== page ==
The Protection of Life and of Physical Integrity through Criminal Law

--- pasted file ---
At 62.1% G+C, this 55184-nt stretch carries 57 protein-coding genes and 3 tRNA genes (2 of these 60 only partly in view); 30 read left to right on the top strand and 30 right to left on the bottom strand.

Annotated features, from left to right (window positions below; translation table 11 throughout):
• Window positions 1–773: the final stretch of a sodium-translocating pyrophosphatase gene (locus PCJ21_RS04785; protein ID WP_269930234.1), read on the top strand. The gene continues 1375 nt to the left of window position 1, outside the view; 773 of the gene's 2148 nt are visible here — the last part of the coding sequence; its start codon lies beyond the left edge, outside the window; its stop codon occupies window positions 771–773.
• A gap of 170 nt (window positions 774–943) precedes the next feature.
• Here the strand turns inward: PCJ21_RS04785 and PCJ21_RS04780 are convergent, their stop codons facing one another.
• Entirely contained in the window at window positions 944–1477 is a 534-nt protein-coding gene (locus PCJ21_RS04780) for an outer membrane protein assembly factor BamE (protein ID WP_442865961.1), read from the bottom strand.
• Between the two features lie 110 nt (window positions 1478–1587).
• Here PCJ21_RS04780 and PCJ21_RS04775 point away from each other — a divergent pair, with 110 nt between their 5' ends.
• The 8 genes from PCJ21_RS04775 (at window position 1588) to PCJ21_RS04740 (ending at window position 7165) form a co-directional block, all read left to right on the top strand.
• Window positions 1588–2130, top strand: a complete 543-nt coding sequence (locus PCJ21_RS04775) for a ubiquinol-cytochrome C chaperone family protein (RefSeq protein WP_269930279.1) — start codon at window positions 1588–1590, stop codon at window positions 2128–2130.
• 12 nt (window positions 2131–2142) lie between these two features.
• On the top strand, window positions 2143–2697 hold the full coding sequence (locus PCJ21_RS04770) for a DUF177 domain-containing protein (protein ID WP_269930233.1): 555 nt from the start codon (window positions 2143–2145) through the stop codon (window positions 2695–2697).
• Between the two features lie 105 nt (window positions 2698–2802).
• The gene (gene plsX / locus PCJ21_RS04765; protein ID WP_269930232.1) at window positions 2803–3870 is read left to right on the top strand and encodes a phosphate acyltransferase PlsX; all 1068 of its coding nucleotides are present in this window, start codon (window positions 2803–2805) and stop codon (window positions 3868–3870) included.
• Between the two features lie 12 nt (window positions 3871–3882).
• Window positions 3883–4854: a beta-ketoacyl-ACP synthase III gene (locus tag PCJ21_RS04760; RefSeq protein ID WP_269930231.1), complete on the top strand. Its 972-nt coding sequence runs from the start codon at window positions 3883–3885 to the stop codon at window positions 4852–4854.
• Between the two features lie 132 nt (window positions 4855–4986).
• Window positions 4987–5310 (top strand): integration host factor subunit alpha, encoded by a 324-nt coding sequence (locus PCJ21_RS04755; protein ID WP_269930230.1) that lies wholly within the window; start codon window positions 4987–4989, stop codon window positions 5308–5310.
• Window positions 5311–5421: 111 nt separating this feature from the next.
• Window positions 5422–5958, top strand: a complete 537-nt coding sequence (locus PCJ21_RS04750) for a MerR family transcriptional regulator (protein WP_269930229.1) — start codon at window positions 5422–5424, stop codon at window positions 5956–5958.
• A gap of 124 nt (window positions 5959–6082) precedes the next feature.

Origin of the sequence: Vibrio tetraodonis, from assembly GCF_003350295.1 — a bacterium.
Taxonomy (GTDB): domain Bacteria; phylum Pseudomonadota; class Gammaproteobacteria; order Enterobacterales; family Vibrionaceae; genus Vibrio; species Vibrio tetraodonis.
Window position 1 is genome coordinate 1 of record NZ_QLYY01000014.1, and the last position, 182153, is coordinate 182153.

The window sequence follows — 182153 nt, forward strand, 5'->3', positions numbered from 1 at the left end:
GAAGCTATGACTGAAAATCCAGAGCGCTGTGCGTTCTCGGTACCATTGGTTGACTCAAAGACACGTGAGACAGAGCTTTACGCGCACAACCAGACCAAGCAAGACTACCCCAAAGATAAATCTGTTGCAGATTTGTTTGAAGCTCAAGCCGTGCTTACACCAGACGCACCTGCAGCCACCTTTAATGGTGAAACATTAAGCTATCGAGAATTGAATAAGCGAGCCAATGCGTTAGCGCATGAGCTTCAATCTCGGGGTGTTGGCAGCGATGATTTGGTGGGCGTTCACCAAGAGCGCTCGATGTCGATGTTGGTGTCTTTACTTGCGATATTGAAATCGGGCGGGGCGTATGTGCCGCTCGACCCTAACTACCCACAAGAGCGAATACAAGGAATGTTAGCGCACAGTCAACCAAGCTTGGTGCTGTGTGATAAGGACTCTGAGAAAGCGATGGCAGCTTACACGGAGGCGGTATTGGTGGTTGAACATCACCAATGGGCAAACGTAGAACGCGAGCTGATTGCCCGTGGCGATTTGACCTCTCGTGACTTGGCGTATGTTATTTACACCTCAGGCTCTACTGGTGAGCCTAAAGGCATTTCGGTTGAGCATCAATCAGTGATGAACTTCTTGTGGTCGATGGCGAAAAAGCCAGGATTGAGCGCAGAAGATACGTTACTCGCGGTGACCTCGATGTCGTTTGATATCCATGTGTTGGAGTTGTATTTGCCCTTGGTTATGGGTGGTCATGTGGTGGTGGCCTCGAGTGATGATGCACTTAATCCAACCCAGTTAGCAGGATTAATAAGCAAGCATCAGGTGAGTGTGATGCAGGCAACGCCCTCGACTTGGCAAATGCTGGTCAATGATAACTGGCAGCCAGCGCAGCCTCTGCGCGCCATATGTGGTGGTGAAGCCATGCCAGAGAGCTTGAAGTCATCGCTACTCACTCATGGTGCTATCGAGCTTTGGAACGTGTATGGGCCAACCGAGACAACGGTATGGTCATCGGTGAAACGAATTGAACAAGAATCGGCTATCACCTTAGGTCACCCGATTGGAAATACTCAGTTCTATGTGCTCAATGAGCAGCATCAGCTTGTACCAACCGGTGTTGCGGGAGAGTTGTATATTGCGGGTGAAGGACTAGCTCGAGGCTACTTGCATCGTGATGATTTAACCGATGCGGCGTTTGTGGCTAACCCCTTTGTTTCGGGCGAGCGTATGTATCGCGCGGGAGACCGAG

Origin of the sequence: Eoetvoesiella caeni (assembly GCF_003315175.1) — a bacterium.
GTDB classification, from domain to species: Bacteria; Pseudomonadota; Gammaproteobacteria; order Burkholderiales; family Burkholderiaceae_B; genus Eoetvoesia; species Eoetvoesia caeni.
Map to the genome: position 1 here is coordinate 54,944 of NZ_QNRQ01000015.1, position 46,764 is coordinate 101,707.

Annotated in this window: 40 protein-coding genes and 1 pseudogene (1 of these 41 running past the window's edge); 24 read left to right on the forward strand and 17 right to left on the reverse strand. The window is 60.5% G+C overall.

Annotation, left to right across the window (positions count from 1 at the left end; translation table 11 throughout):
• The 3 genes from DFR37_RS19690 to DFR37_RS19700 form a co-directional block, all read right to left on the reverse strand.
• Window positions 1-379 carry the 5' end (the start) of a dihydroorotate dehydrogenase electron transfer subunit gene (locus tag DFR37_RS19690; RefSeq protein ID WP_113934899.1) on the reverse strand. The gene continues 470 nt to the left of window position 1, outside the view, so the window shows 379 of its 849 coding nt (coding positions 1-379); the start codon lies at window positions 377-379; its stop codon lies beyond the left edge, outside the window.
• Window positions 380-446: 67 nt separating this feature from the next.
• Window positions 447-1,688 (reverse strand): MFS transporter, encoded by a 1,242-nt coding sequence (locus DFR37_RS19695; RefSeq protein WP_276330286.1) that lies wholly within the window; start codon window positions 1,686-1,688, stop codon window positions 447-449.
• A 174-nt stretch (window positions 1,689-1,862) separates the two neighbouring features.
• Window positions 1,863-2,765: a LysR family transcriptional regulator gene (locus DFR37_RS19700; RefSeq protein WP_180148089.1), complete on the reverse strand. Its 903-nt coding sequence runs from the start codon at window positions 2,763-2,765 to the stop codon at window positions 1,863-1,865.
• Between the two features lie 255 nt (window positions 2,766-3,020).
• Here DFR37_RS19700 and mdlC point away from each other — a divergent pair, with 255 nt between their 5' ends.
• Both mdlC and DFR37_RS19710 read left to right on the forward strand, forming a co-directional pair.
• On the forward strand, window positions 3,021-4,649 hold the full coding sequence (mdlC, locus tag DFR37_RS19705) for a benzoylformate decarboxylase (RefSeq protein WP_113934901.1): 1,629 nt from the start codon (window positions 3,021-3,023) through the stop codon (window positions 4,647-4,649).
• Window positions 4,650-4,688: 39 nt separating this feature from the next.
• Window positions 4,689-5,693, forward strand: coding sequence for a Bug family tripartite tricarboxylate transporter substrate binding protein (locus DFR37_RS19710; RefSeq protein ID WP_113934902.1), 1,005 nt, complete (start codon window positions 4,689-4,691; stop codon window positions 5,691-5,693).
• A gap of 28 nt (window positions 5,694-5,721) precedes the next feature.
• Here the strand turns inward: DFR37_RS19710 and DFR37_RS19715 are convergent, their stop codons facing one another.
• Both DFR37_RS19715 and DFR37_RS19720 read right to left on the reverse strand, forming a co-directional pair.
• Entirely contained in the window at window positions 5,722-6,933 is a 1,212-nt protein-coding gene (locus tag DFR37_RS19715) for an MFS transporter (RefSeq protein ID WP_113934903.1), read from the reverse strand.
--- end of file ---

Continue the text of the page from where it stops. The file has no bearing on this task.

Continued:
From the tasks and the function of (criminal) law, it follows that life and physical integrity should be protected. The legislator utilises a control technology that, apart from casuistry, describes abstract actions that violate these goods and should be punished. In the centre of these penal provisions to protect life and physical integrity are the offenses involving bodily injury and homicides. In the description of what should be punished as personal injury or killing, the German legislator renounced the need to include details to the regulations with the §§ 223, 229, 212 and 222 StGB (intentional bodily injury, negligent bodily injury, intentional killing and negligent killing). This leads to, that every bodily injury or killing caused by the described action, committed with intention or negligently, which is not justified, triggers legal consequence as a punishment. The resulting breadth of possible application of the law on various life circumstances is due to the fact that the legislator does not know every possible behavioral pattern which could lead to an injury and the law could become rigid and also incomplete if one would follow a detailed control technology. Rather the legislator has to choose abstract formulations in the limits defined by the principle of legality (Art. 103 section 2 GG) to comply with its protection obligation and to remain capable of acting. If therefore the intentional or negligently caused bodily injury or killing is caused with a knife, poison, a punch or with a transmission of the HI virus, it is within the legitimate protection concept of the legislator. If now the other side requires that especially the transmission of the HI virus should be decriminalised, it must be explained why, particularly in these cases, the legislator should or even can withdraw out of his obligation to protect. It remains open why in these cases the citizen should lose their criminal protection, but there is no apparent legitimate interest to take this specified area of infringement out of the scope of protection of the stated penal provisions. In this context, it must not be ignored that the term “decriminalisation” requires that the transmission of a HI virus was “criminalised”. However precisely this is not the case in Germany, then every intentional or negligently caused bodily injury or killing is punishable, no matter by what means it was caused. In Germany, there is no particular criminal offense which punishes the transmission of a HI virus. The valid criminal offenses for the protection of physical integrity and life are in this respect value-neutral. They conform to the type of injury and killing. With them no specific behavior pattern, no specific lifestyle, no passion, illness or attitude is discriminated against. It is always about the commandment that the physical integrity and life of others should not be infringed. At the level of this prohibition there can be no doubt that intentional or negligent injury through the transmission of HIV should entail consequences in accordance with criminal law. The opposite view alters the basic nature of a peace order by law. After all, if one were to obtain a partial decriminalisation, it would have to be explained to the citizen why he is losing his criminal-law protection after he has become infected intentionally or negligently provided he was unaware of the other person’s infection. Why should he have to ensure his self-protection, when the infected person has the choice to take the necessary protective measures or to inform the other person about the danger of contact. Only then is it possible for the other person to decide about the extent of contact and the seriousness of the risk. Without this knowledge, the unknowing person puts them self in the hands of the risk carrier, without knowing the scale of the risk in his decision. It does not contradict the assumption that the unknowing person could have sufficiently protected himself. Then, there is no law for self-protection, which would nullify the obligation of the infected person to prevent the injury of other persons.